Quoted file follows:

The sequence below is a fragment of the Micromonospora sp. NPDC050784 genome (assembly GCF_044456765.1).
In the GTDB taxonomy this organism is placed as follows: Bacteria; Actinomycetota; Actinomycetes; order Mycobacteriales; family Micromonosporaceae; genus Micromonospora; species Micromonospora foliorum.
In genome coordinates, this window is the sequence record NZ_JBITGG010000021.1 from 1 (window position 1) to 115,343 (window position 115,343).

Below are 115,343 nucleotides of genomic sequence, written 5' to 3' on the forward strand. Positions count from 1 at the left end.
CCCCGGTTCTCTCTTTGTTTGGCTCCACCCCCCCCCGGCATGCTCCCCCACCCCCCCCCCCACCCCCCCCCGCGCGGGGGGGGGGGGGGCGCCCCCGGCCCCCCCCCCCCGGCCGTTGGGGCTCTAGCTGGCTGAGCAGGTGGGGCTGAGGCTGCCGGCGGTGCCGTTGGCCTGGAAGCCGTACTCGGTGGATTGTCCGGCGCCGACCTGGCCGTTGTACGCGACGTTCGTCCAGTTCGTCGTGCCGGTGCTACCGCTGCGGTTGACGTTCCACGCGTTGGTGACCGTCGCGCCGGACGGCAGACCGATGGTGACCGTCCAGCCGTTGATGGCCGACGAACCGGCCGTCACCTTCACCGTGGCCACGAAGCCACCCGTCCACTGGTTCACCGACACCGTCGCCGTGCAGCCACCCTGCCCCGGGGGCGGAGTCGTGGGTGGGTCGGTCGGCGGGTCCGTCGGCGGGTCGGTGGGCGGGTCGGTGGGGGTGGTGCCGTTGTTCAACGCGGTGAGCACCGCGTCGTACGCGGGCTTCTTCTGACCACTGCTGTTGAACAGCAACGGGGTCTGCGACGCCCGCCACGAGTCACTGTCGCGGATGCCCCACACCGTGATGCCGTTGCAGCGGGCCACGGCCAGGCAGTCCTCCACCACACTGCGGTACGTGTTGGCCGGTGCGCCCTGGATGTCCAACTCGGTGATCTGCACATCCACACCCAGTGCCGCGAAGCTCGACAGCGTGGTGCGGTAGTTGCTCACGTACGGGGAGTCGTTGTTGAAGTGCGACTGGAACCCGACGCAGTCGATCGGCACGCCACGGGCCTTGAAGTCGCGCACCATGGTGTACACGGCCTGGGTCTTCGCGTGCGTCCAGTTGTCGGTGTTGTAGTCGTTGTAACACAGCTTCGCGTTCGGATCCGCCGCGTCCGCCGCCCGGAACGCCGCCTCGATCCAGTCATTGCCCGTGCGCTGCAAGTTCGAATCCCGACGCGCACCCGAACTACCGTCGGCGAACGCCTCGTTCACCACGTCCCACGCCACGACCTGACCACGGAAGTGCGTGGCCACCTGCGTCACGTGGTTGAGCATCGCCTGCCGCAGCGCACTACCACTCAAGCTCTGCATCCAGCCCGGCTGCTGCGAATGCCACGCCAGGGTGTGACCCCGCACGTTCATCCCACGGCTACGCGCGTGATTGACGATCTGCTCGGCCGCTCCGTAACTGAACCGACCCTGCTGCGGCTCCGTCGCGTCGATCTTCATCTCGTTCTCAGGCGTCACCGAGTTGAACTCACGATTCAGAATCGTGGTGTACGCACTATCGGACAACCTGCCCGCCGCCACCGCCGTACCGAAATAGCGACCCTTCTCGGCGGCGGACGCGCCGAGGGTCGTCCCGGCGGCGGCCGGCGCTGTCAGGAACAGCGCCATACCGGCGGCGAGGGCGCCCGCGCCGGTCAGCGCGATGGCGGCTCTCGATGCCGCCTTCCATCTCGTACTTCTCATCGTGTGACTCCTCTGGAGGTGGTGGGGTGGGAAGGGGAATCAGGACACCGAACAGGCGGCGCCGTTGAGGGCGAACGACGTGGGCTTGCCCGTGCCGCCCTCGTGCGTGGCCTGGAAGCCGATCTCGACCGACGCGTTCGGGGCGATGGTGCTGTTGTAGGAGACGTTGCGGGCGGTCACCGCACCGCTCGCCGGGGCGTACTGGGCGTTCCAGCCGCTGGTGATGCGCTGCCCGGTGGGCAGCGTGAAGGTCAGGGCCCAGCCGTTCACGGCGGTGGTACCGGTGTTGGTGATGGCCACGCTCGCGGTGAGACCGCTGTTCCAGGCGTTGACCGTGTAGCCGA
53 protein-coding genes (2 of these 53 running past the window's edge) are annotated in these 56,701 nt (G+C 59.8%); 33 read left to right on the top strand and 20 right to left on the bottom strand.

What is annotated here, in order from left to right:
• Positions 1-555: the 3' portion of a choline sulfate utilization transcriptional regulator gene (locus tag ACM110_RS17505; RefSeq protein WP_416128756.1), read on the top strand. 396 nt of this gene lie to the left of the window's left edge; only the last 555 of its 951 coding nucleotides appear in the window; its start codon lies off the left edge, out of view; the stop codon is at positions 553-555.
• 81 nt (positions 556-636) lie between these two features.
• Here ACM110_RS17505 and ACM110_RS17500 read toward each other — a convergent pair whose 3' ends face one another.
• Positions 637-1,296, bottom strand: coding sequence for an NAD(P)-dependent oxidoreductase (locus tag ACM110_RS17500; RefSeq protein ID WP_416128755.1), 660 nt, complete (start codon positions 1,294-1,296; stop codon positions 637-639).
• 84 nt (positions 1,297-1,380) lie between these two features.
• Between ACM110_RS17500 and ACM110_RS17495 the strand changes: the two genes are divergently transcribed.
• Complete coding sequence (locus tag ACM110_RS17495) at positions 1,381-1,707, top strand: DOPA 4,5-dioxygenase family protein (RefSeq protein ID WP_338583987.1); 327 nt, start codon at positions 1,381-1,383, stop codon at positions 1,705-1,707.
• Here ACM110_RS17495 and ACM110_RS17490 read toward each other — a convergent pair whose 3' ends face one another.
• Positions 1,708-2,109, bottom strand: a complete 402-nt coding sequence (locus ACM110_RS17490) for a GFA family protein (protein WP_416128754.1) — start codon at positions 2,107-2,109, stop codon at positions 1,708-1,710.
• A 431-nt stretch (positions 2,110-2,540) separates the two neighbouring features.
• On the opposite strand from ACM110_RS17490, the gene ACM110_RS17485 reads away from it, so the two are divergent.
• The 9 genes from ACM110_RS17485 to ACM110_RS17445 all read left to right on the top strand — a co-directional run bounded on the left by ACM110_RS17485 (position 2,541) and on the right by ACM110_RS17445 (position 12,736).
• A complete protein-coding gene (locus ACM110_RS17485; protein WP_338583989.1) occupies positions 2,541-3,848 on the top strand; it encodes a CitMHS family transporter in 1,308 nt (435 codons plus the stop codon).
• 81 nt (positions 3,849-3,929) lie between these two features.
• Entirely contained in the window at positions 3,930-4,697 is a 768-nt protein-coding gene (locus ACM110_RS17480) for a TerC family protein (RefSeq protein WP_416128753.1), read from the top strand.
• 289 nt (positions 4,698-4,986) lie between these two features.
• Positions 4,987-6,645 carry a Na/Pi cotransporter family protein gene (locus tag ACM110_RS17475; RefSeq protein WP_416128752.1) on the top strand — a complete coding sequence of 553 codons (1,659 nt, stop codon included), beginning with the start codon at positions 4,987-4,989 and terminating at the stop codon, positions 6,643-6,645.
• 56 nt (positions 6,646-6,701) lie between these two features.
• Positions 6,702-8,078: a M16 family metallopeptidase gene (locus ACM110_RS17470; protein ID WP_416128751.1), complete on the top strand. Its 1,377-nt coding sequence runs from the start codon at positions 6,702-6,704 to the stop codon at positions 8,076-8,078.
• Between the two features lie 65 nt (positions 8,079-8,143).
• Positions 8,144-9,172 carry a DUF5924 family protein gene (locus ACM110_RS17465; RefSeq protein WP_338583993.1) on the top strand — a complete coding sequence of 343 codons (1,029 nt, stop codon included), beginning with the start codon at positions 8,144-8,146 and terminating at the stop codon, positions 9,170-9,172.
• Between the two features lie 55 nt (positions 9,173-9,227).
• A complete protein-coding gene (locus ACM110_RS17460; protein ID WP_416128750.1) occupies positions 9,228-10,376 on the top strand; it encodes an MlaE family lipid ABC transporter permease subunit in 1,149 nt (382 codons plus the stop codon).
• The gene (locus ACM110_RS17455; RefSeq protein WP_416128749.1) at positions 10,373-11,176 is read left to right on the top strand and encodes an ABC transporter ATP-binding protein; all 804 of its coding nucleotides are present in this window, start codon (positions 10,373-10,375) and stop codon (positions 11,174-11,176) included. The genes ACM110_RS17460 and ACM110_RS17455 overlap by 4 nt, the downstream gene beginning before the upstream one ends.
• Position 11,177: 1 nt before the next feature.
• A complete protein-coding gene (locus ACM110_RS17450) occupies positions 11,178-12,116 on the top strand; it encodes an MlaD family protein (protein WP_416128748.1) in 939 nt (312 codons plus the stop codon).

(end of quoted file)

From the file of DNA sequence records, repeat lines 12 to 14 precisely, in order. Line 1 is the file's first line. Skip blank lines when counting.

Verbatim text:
• 84 nt (positions 1,297-1,380) lie between these two features.
• Between ACM110_RS17500 and ACM110_RS17495 the strand changes: the two genes are divergently transcribed.
• Complete coding sequence (locus tag ACM110_RS17495) at positions 1,381-1,707, top strand: DOPA 4,5-dioxygenase family protein (RefSeq protein ID WP_338583987.1); 327 nt, start codon at positions 1,381-1,383, stop codon at positions 1,705-1,707.